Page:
The American Library Association (whose members are often taxpayer funded, thus governmental bodies) maintains a list of the 10 most challenged books each year. The 2021 list is a throwback in some respects. Fewer books on the list focus on sexuality. More are familiar titles to generations of students. “To Kill a Mockingbird” makes an appearance for the first time since 2017 at No. 7, just ahead of “Of Mice and Men.” The Harry Potter series, the list’s most-challenged work back in 2001, fell off the past year’s list.

Past lists have included subjects as inane as the “Captain Underpants” series and as weighty as the discussion of suicide in “Thirteen Reasons Why.” The Bible made the list in 2015, one spot ahead of Alison Bechdel’s autobiographical comic “Fun Home.”

What all those books have in common is that they made people uncomfortable. They raised questions. They challenged readers. While the relative quality of the writing can be disputed (few will defend the literary merits of “Fifty Shades of Grey,” which ranked No. 2 in 2015) each book raised issues enough people found disturbing to formally challenge their inclusion in library collections.

Newspapers don’t generally favor censorship, for obvious reasons. It shouldn’t be a surprise we don’t, either. To us, libraries exist to offer people the opportunity to explore thoughts and ideas from a wide range of sources. And, as a rule, you’re not required to read something from them. If a book isn’t interesting or offends your sensibilities, move on. There’s most likely something else that’s a better fit.

Nor, incidentally, is it problematic for parents to limit what their children check out from a library. We’d agree that the themes in some works are beyond a child’s ability to process and evaluate appropriately. And it’s a parent’s decision when their child is allowed to pick up a title or author.

What becomes problematic is when people say, in effect, “Because I can’t/won’t read that, you shouldn’t be allowed to, either.” That’s attempting to impose your worldview on others, and is a fundamentally different argument than saying people shouldn’t read something because it’s poor quality or lacking in value.

The distinction is not hard to understand. A vegetarian can fairly point to their belief that a plant-based diet is healthier or avoids risks associated with one that includes meat. The same goes when they make a values-based argument for their dietary habits. They cross a line when that stance becomes “I don’t think meat is ethical, so you can’t have a cheeseburger.”

We encourage people to read, and read widely. That includes books, periodicals and, yes, newspapers. Read what you enjoy. Read what challenges you. Embrace the opportunities to learn and grow in ways that make sense to you and match your sensibilities.

Just remember that people aren’t clones. Not everyone shares the same interests. Not everyone agrees on what boundaries are reasonable. Attempting to prohibit others from reading their choices based on your views is misguided.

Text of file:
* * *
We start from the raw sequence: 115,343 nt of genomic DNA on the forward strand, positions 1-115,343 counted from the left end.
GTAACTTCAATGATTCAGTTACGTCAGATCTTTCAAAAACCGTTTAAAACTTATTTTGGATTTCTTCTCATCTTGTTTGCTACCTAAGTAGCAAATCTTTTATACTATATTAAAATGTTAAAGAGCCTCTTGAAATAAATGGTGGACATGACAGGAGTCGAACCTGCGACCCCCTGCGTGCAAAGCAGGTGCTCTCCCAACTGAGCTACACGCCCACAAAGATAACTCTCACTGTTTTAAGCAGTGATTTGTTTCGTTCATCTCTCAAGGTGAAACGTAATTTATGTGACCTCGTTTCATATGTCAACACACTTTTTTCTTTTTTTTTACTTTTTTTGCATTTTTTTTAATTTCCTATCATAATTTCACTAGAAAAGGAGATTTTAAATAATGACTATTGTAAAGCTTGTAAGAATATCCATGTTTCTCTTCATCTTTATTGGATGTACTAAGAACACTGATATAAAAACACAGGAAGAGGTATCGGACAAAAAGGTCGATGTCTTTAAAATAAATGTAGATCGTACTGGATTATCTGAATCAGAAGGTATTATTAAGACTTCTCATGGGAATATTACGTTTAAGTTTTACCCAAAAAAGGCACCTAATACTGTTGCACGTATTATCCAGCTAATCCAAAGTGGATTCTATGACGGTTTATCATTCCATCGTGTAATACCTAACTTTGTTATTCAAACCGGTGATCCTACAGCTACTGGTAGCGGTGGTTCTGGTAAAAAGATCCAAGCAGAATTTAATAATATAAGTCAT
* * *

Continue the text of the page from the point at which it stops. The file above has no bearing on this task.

We don’t all have to agree. We do have to get along.


Racine Journal Times. September 27, 2021.

Editorial: Put edible food in mouths, not landfills

There’s work to be done when it comes to our landfills.

That’s apparent from a state Department of Natural Resources snapshot of what we’re putting into state disposal sites.

Organic waste — which includes food waste, yard waste and diapers — account for more than 30% of the stuff we send to landfills. That’s about 1.3 million tons.

What’s perhaps more worrisome if, like us, you want to reduce the need for creating expensive new landfills which wind up costing tax dollars, is that waste food, formerly edible food that was spoiled or discarded, combined with food scraps like banana peels, account for about 20% of that waste and, the study said, that’s double the percentage found in a previous Wisconsin landfill study in 2009.

We’re not doing too good on the recycling front, either. Despite a statewide recycling program, the 2020 study found increased amounts of recycling materials that were mistakenly put into the trash instead of recycling bins. Paper accounted for 21.3%, plastic 17%, glass, 2.2% and metal 4.6%.

“We know from surveys that some people don’t recycle because they believe separated recyclables end up in the landfill,” said Casey Lamensky, DNR solid waste coordinator, “We want to encourage everyone to take advantage of their local recycling program. The recycling industry in Wisconsin is very good at getting these materials to buyers, so generally once recyclables are placed in the recycling bin, they are not landfilled.”

By DNR estimates, Wisconsin residents tossed away 490,000 tons of recyclables in 2020. That’s compared to 754,000 tons of materials that are actually processed and recycled – hardly a good report card by any standard. DNR officials say those 490,000 in unrecycled recyclables could have netted more than $76 million had they made it to the blue bins.

The bright spots in the trash snapshot – yes, there had to be some bright spots in all that garbage – is that there has been progress in dealing with construction materials and electronics and TVs. A state law requiring recycling of electronics went into effect in 2010 and, since the last survey in 2009, the amount of landfilled TVs and monitors has dropped 85 percent.

Asphalt shingles are now being ground up and remixed with asphalt to be reused in road construction. That has dropped shingles out of the top 10 in waste types and asphalt shingle landfilling has decreased from 30 percent to 10 percent of the landfilled construction and demolition waste stream.

So, that’s some progress. But the vast amounts of food waste could be trimmed by better menu planning and food storage. And use those blue (or whatever color) bins.

You don’t want to be sending your tax dollars to the landfill.